WCAG 2.0 provides easy implementation of web accessibility guidelines like the W3C’s WAI 2.1. No design changes are necessary to use the software, and reaching an additional 5% to 10% of the population will show immediate improvements to your traffic and revenue and increase customer satisfaction.
WCAG 2.0 is a solution for implementing web accessibility guidelines to help disabled individuals navigate your website. With WCAG 2.0, you can easily increase revenue between 5% and 10% as you improve website traffic by reaching out to individuals with disabilities that make it difficult to use a mouse.
Benefits of Web accessibility include…
- Improve website traffic by reaching an additional 5-10% of the population
- Easy installation, no need to change design
- Users can navigate and surf without a mouse, using only a keyboard.
- Supporting accessibility is good for business
WCAG 2.0 enables website owners to easily incorporate assisstive technology into their website in order to enable their visitors to surf the website by using only the keyboard. This makes the website more accessible and especially helps to comply with WAI Guideline 2: Keyboard Navigation. The use of the keyboard to control the mouse pointer allows an individual for whom mouse use is limited or impossible to fully interface with your site’s existing design.
Easy Implementation of Web Accessibility Guidelines (WAI 2.1)
While it’s true that HTML 4.0 and later provide some level of implementation of the WAI 2.1 guidelines through the use of “keyboard-enabled” anchors and form controls, implementing this guideline according to the W3C’s recommended implementation would require a change to every link and form of your page.
Implementation of the web accessibility guidelines is far simpler with WCAG 2.0. Simply implement the WCAG 2.0 recommendations and start improving the accessibility of your site for individuals with disabilities.
No Need to Change Design to Improve Website Traffic
Other accessibility solutions require extensive programming or design in order to create an accessible website. Many out-of-the-box solutions require major interface changes. WCAG 2.0 gets rid of the clutter and the work required by other solutions to make your site accessible. No matter what design options you’ve selected, whether Ajax, HTML, CSS, or Java, WCAG 2.0 can interact with your forms, links, and other elements of your site as if your user was moving a mouse pointer. There’s no need to change site design to improve website traffic – WCAG 2.0 just requires a minor code update that your Web developer can do by consulting the documentation.
The Advantages of Accessibility
Making your website more accessible has real benefits to your business or organization in terms of ROI, legal obligations, and social values.
Accessibility Software is the Key to Improving Website Traffic
With the disabled population accounting for between 5% and 10% of total Internet traffic, you can’t afford not to use accessibility solutions like WCAG 2.0. And this number is only growing as the Internet generation ages. In a survey conducted by the AARP of individuals over 50, 42% said they have been using the Internet for more than ten years and are seasoned, regular Internet users. 74% of seniors report using the Internet daily. The age of technically-savvy seniors is here, and their ability to use your site represents a vital increase to your website traffic and revenue.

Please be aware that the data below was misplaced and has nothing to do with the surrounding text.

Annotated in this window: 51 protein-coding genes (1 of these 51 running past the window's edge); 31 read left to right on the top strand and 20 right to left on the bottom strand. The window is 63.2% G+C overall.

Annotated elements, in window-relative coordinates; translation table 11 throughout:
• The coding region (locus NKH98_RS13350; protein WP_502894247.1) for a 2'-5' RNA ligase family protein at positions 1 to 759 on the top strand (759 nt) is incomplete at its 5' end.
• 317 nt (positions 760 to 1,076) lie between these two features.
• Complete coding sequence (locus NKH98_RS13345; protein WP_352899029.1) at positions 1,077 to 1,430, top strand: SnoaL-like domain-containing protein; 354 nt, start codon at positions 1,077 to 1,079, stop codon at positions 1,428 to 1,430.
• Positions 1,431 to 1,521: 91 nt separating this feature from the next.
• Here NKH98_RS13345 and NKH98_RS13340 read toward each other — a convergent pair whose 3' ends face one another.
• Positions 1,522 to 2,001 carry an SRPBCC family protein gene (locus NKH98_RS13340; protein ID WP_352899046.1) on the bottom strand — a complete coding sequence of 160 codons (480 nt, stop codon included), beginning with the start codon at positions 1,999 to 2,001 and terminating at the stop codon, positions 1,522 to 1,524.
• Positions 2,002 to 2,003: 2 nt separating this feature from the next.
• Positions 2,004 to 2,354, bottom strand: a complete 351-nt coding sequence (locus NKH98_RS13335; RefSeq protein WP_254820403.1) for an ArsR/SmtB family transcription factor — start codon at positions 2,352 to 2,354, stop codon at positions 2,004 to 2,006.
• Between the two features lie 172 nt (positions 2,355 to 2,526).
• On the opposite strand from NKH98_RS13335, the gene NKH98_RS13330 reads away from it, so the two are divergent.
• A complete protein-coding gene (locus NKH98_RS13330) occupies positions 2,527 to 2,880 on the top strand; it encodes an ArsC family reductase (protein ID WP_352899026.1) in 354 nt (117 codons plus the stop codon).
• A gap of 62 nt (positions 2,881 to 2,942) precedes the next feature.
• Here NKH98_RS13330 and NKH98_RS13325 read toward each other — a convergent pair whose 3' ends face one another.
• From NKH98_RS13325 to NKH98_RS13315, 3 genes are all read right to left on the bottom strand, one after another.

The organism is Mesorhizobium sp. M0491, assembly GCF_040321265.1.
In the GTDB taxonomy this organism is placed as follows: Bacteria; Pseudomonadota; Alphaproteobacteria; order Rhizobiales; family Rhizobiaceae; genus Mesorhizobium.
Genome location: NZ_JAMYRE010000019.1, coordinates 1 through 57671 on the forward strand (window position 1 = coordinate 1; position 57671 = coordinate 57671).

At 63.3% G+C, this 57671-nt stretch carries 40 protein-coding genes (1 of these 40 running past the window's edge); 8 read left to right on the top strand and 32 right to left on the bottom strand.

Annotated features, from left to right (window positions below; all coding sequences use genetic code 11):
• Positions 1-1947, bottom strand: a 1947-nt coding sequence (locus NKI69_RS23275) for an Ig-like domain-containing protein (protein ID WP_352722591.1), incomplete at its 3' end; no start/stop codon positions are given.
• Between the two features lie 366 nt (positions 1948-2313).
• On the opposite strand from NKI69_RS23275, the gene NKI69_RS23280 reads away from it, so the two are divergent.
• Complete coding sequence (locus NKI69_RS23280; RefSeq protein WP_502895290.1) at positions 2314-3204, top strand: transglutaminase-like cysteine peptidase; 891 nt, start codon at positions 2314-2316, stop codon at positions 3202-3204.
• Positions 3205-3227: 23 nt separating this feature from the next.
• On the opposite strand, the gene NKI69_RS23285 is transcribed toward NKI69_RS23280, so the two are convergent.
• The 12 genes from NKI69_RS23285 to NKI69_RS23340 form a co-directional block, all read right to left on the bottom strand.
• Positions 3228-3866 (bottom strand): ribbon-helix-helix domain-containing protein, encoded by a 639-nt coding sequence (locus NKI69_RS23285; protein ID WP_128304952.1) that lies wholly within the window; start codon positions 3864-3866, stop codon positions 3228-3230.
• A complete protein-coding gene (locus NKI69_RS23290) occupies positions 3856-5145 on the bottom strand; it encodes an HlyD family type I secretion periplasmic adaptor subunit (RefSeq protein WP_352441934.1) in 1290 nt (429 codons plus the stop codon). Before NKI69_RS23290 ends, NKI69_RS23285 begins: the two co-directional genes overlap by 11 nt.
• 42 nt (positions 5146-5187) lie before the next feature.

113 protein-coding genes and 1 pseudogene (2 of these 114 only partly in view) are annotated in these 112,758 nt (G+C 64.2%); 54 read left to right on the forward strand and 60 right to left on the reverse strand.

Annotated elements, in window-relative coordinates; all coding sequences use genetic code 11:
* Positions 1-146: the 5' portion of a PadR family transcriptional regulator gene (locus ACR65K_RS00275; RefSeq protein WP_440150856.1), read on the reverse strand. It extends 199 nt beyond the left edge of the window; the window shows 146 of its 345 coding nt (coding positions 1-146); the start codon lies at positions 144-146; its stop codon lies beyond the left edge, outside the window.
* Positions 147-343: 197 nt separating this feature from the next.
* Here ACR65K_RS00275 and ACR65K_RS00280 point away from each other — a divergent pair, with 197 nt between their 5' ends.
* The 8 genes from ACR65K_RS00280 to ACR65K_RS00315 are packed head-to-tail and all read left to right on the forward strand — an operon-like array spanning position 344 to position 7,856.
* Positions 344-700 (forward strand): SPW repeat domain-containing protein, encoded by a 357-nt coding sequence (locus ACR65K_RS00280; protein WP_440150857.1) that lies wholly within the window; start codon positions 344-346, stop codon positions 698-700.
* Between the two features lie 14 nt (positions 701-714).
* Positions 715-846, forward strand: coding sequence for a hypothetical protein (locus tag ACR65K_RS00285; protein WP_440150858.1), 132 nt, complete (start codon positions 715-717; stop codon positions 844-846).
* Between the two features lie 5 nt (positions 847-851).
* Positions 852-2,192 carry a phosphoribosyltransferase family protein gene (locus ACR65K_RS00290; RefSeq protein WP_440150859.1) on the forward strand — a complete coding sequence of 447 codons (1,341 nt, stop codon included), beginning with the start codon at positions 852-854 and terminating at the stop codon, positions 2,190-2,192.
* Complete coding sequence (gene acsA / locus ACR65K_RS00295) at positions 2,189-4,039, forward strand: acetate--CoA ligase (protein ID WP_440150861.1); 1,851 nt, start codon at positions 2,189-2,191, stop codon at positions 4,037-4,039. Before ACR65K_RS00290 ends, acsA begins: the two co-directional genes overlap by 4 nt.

Improve Website Traffic With WCAG 2.0 to Increase Your Revenue
Most web developers and eCommerce sites aren’t aware of the percentage of their website traffic that visits the site and leaves due to accessibility issues. These show up as bounces in the Web traffic which is muddled by bounces due to other reasons – a misclicked link, individuals who are looking for free solutions, tire-kickers and those shopping around for solutions . The truth is that many of these bounces are simply due to individuals with disabilities that cannot operate the website due to it’s lack of accessibility support. Following web accessibility guidelines can improve website traffic and directly converts into more bottom-line revenue.
WCAG 2.0 Helps Fulfill Your Legal Obligations
Thanks to human and civil rights legislation, there is a growing awareness of the rights of individuals with disabilities. The Supreme Court has, in the past, made it clear that providing accessibility options to disabled individuals in the form of wheelchair ramps, etc, is a civil rights requirement. To make Web accessibility compliance more salient, several groups have instigated lawsuits against major corporations to force compliance with the needs of disabled individuals regarding Web accessibility.
Support Inclusive Social Values
Disabilities are pervasive, but disabled individuals are often marginalized. Website owners have a social imperative as technology innovators to bring causes like accessibility to the forefront of media and technology. Not only is supporting web accessibility good for the world around us, but it can form the basis of a great PR campaign as well. Helping individuals who already have hard lives is important, and society is rewarding websites that go the extra mile to help people.
How To Make Your Website More Web Accessible
The W3C Web Consortium has released guidelines for web accessibility under the Web Accessibility Initiative and the Web Content Accessibility Guidelines. Some of these guidelines include:
- Providing redundant auditory and visual information for hearing-impaired or sight-impaired users. Although a number of Web users are not able to use images, sounds, movies, and applets because of a visual or hearing impairment, they can continue to use pages that include the same information presented in a text format. For example, complex charts should be captioned and explained via text, audio samples should be transcribed, and videos should be closed-captioned. The power of text equivalent lies in their ability to be rendered in a number of different, accessible options, like braille displays or speech synthesizers. In videos where body language, written text (whiteboard), or other visual cues are heavily used, accompanying audio or text information should convey the same information to the user.
- Avoiding a reliance on color, for color-blind individuals. Many individuals are unable to distinguish between colors when making a selection, so avoid relying on color as a primary means of conveying information. Be sure that your text and background include enough separation in hue that the text can be readable, as well.